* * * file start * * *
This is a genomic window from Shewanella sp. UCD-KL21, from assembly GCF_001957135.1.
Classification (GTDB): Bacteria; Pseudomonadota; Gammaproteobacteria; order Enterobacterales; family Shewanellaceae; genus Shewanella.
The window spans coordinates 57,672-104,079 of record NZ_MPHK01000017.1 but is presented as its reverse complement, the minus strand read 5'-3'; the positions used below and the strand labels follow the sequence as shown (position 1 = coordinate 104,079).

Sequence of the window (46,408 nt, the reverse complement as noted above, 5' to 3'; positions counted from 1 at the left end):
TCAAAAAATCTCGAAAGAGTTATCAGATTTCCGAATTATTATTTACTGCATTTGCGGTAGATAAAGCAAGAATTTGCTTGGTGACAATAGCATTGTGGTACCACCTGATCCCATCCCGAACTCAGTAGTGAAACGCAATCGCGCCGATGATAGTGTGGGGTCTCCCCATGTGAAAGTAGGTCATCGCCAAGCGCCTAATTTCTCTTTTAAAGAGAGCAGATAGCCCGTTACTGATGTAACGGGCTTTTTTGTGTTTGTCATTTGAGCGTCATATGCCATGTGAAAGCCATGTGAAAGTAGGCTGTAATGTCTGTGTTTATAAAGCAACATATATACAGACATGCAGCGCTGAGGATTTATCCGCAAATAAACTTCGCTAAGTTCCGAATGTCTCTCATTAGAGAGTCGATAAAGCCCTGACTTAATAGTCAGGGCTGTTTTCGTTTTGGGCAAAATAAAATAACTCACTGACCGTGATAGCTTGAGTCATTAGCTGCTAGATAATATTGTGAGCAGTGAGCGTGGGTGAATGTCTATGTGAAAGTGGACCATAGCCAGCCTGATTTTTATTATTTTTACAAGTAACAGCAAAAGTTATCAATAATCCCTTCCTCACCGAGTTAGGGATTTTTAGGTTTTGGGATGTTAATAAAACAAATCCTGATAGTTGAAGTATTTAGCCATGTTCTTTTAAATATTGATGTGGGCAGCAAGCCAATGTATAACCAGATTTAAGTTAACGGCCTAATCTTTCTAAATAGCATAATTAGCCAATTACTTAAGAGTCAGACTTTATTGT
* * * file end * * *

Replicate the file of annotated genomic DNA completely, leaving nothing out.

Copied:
This is a genomic window from Shewanella sp. UCD-KL21, from assembly GCF_001957135.1.
Classification (GTDB): Bacteria; Pseudomonadota; Gammaproteobacteria; order Enterobacterales; family Shewanellaceae; genus Shewanella.
The window spans coordinates 57,672-104,079 of record NZ_MPHK01000017.1 but is presented as its reverse complement, the minus strand read 5'-3'; the positions used below and the strand labels follow the sequence as shown (position 1 = coordinate 104,079).

Sequence of the window (46,408 nt, the reverse complement as noted above, 5' to 3'; positions counted from 1 at the left end):
TCAAAAAATCTCGAAAGAGTTATCAGATTTCCGAATTATTATTTACTGCATTTGCGGTAGATAAAGCAAGAATTTGCTTGGTGACAATAGCATTGTGGTACCACCTGATCCCATCCCGAACTCAGTAGTGAAACGCAATCGCGCCGATGATAGTGTGGGGTCTCCCCATGTGAAAGTAGGTCATCGCCAAGCGCCTAATTTCTCTTTTAAAGAGAGCAGATAGCCCGTTACTGATGTAACGGGCTTTTTTGTGTTTGTCATTTGAGCGTCATATGCCATGTGAAAGCCATGTGAAAGTAGGCTGTAATGTCTGTGTTTATAAAGCAACATATATACAGACATGCAGCGCTGAGGATTTATCCGCAAATAAACTTCGCTAAGTTCCGAATGTCTCTCATTAGAGAGTCGATAAAGCCCTGACTTAATAGTCAGGGCTGTTTTCGTTTTGGGCAAAATAAAATAACTCACTGACCGTGATAGCTTGAGTCATTAGCTGCTAGATAATATTGTGAGCAGTGAGCGTGGGTGAATGTCTATGTGAAAGTGGACCATAGCCAGCCTGATTTTTATTATTTTTACAAGTAACAGCAAAAGTTATCAATAATCCCTTCCTCACCGAGTTAGGGATTTTTAGGTTTTGGGATGTTAATAAAACAAATCCTGATAGTTGAAGTATTTAGCCATGTTCTTTTAAATATTGATGTGGGCAGCAAGCCAATGTATAACCAGATTTAAGTTAACGGCCTAATCTTTCTAAATAGCATAATTAGCCAATTACTTAAGAGTCAGACTTTATTGT